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How I...targeted persistent frequent attenders

Dr John Havard explains how he and his colleagues tackled the problem of patients who attend too often

Dr John Havard explains how he and his colleagues tackled the problem of patients who attend too often

The problem

Every practice has a group of frequent attenders who never seem to get better.

This relatively small cohort of patients take up a lot of time over the years and often somatise themselves into the full tapestry of outpatient clinics and inpatient procedures.

Most GPs can identify several of these patients if asked but we are not very good at developing strategies to deal with them.

This all came to a head in our practice after we appointed a new partner. Initially the other four GPs in the practice were delighted with the decrease in their workload but six months later they were saying they seemed to be just as busy and yet there had been no increase in patient numbers. A quick look through our IT system identified an increase in both face-to-face consultations and the consultation length of our frequent attenders.

What we did

We looked more closely at our most frequent attenders over the previous year to discover what overt pathology had come to light. There were predictably some terminal care and chronic disease patients who we felt were using the service appropriately. But there remained an obvious group of patients for whom the attendance pattern had been chronically high for years, apparently defying all attempts of problem resolution. This became our target group.

We decided to write to them, but needed to be really careful that the letter was one of support, not rebuke. There was inevitably going to be a feeling of being ‘discovered' or of ‘abusing the system'. The letter had to make the observation that they attended frequently but put the blame on us for failing to identify the full nature of their problems. (To see a copy of the letter go to www.pulsetoday.co.uk/clinical.)

On the whole the letter was received positively. One patient was upset and complained, but her attendance has since dropped off immensely.

The letter offered a surgery consultation for up to an hour with the manager of our local MIND resource centre. The plan was to identify the patients' core anxieties and problems and then to signpost the patient to local groups or services.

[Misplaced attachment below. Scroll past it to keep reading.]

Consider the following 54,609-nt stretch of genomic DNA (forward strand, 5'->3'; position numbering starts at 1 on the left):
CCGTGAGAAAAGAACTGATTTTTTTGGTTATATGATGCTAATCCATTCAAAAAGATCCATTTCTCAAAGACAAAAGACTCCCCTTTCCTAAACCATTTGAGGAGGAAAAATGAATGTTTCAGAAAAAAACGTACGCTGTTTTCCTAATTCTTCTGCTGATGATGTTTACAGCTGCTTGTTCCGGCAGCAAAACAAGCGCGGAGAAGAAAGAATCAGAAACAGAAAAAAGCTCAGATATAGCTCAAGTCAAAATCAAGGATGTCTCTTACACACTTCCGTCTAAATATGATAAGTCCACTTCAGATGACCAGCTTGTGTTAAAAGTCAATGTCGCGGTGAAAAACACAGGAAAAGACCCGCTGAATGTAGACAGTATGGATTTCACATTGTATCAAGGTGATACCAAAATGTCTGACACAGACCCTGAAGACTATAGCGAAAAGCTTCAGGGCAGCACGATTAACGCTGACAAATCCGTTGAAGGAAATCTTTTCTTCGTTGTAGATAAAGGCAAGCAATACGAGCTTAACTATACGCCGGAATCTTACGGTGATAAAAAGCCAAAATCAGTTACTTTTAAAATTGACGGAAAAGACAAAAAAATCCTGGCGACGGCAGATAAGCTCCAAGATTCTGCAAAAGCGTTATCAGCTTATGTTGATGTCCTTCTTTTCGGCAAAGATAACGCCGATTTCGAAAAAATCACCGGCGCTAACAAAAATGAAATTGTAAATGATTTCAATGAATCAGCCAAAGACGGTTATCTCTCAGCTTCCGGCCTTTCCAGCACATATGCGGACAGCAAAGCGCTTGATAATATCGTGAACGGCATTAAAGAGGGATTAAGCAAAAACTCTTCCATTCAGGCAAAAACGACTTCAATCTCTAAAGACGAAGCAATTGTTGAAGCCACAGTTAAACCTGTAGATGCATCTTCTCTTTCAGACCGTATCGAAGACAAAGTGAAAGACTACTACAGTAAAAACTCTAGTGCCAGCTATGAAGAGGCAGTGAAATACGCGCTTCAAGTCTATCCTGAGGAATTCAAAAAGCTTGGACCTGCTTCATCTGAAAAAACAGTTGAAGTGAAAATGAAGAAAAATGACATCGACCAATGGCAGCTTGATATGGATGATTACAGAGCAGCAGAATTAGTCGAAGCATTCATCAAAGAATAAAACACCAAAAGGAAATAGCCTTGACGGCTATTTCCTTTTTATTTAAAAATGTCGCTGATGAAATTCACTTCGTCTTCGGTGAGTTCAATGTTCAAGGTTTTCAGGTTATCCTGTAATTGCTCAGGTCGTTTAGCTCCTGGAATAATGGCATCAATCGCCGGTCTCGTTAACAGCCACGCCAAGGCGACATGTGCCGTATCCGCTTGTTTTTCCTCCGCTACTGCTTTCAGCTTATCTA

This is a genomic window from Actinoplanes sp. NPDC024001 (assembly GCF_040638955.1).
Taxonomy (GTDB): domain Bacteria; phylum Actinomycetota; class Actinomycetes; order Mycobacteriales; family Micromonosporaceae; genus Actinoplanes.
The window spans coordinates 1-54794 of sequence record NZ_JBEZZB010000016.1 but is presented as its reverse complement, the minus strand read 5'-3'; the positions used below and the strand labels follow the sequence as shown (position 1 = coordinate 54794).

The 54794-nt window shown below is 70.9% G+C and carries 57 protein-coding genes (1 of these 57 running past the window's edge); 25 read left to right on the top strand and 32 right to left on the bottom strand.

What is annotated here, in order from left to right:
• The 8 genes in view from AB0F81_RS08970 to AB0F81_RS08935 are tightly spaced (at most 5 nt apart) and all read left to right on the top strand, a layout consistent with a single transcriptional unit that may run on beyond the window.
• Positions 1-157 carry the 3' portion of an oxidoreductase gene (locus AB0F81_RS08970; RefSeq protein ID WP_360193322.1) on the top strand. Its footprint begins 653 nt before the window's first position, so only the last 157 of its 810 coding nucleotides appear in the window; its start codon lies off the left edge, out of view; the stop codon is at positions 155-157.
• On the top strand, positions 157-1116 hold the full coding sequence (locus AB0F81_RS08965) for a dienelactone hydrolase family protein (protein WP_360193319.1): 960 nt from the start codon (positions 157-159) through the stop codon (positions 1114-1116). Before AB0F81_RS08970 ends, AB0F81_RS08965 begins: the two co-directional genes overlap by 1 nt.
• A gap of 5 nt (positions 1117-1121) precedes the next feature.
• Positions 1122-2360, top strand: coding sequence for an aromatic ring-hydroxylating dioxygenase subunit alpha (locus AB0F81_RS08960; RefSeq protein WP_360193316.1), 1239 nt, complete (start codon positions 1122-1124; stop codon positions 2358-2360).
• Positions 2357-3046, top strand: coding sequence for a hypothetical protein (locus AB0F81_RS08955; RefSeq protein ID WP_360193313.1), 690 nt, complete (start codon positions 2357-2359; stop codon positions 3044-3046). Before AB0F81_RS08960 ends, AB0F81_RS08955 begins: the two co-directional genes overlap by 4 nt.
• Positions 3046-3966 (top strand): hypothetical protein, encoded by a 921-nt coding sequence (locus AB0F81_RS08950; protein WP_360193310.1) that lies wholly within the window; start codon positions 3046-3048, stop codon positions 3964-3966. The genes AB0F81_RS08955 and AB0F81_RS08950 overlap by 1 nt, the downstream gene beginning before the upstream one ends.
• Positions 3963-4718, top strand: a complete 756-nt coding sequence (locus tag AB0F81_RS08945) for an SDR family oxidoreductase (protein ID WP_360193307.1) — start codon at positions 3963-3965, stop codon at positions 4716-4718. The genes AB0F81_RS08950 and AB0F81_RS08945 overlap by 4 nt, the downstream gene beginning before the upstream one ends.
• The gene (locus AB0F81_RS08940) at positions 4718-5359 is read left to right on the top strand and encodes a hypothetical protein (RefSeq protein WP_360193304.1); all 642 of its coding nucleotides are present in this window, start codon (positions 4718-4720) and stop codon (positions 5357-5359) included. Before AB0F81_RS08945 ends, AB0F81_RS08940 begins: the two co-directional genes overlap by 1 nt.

For MIND, the challenge was to see people who did not regard themselves as having a mental health problem and so would not otherwise have come through their doors.

Results

Nine patients out of the 20 we wrote to attended the special one-to-one appointments. The meetings were felt to be useful by both parties and the historical need to attend the surgery was discussed. Resolutions involved a range of ideas including volunteer work, subsidised reflexology, anxiety groups and subsidised counselling.

The main attraction of this project was the possibility of a dramatic reduction in our workload but the implications of somatisers for secondary care are significant and raised some commissioning possibilities.

Outcome

We continue to log surgery attendances and the early crude figures suggest the intervention has been effective.

These patients still get acute illnesses but we have monitored both consultation frequency and consultation length.

Both parameters have been positively affected.

Anecdotally, patients have commented that they feel calmer and more in control of their lives since attending the MIND centre.

Next steps

We are now going to work our way further down the frequent attender list and target the next 40 patients. This time, though, we are going to sit down and discuss in more detail which patients are most likely to benefit from MIND signposting. The next tranche may include patients who we have perceived to have had a physical illness for some time.

The project has shown us all that something meaningful and effective can be achieved for frequent attenders.

Of course cardioversion can sometimes only give temporary resolution so I will be keeping my finger on the pulse and looking closely at those consultation figures…

Dr John Havard is a GP in Saxmundham, Suffolk

Frequent attenders form a small core of patients but can take up a lot of time Frequent attenders form a small core of patients but can take up a lot of time Letter sent to frequent attenders Letter sent to frequent attenders

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